That's what this war was about, and we now know, nine months into the occupation of Iraq, that the President of the United States misled the American people and indeed the entire international community about weapons of mass destruction.

How so?

George Bush exaggerated information. He misrepresented intelligence date. He fabricated intelligence data. There were no links with al Qaeda. There were no weapons of mass destruction. So to gloat over the capture of Saddam Hussein and imply that this somehow justifies the entire war is irrational exuberance.

I liken it to a teenager on ecstasy who's walking around happy but not really knowing why they're happy. The drug will wear off very soon and that teenager is going to come crashing down to reality. That reality is the quagmire in Iraq—one in which the resistance is not diminishing, but growing.

The president has a political problem on his hands. If he doesn't find weapons of mass destruction and justify his stated reason for going to war, the American people are going to reflect long and hard about why Americans are continuing to die. Why it is that tens of billions of our tax dollars are being squandered on this disaster in Iraq, while we have projects here at home that could definitely benefit from that money.

How would you handle Iraq?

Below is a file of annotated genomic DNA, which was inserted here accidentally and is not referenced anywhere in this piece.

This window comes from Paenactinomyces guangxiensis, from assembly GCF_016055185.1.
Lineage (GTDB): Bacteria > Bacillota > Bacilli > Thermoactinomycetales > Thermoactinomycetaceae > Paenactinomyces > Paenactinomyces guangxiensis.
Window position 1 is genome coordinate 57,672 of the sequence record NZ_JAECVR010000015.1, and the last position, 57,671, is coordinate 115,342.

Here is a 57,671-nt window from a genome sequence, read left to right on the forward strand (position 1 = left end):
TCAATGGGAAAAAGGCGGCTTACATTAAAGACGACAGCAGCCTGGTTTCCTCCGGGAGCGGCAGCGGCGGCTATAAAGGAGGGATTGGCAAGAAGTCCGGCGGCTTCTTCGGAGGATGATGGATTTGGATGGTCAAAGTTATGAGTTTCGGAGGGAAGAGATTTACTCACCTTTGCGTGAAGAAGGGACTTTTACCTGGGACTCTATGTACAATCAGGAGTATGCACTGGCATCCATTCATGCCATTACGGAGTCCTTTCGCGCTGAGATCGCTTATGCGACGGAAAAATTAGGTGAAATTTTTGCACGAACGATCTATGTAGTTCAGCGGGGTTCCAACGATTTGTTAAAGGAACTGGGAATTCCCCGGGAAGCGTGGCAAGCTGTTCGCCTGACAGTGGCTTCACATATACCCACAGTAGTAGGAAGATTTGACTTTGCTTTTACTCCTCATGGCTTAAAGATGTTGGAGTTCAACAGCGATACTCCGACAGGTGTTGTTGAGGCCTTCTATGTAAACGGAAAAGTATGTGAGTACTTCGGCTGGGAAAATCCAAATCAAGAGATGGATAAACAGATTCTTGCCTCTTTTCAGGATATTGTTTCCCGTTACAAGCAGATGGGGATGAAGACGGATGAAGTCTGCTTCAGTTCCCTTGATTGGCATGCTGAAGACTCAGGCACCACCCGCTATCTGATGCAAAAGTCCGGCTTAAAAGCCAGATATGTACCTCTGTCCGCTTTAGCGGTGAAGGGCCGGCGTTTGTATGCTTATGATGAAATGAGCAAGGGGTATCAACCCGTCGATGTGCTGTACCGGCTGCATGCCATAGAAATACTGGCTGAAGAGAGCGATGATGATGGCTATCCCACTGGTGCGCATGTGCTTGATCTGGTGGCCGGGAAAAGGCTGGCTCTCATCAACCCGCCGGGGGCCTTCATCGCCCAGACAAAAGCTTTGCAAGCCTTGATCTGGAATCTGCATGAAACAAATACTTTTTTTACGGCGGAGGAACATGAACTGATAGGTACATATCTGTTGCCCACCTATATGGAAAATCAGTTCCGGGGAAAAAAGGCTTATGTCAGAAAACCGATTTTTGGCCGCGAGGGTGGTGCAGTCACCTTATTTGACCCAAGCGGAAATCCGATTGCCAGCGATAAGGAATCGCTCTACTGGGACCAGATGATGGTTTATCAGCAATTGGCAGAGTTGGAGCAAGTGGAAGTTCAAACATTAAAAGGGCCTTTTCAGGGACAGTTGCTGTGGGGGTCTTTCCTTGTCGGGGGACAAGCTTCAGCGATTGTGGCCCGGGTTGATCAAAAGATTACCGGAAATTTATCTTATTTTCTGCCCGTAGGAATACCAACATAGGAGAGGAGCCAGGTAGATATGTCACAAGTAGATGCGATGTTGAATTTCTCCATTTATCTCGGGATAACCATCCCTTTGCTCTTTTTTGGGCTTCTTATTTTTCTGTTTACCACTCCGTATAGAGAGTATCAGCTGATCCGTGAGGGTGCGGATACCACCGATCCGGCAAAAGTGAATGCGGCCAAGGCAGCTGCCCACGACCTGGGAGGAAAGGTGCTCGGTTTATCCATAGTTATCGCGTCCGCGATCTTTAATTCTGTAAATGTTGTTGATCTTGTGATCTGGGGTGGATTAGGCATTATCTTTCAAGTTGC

The first thing I would do is stop personalizing this conflict. It's not about Saddam Hussein. This is about Iraq. Let's focus on the nation state of Iraq, not on the individual. Now that we've depersonalized it, we allow ourselves to break free of what I call the theocracy of evil. When we personalize it and say that this is about an evil dictator, we create a situation where we can postulate that the ends justifies the means. If Hussein is evil, that means that we can lie, cheat and steal to get American forces engaged in combat.

Let's deal with the hard facts. Does Iraq pose a threat to the United States worthy of war? No.

I would seek to exhaust every venue possible, especially venues that involve inclusion of the United Nations and the framework of international law that the United States committed to when we signed the United Nations charter. That's the route I would go—the route of international law and multilateral engagement, not this unilateralism that the Bush administration has undertaken.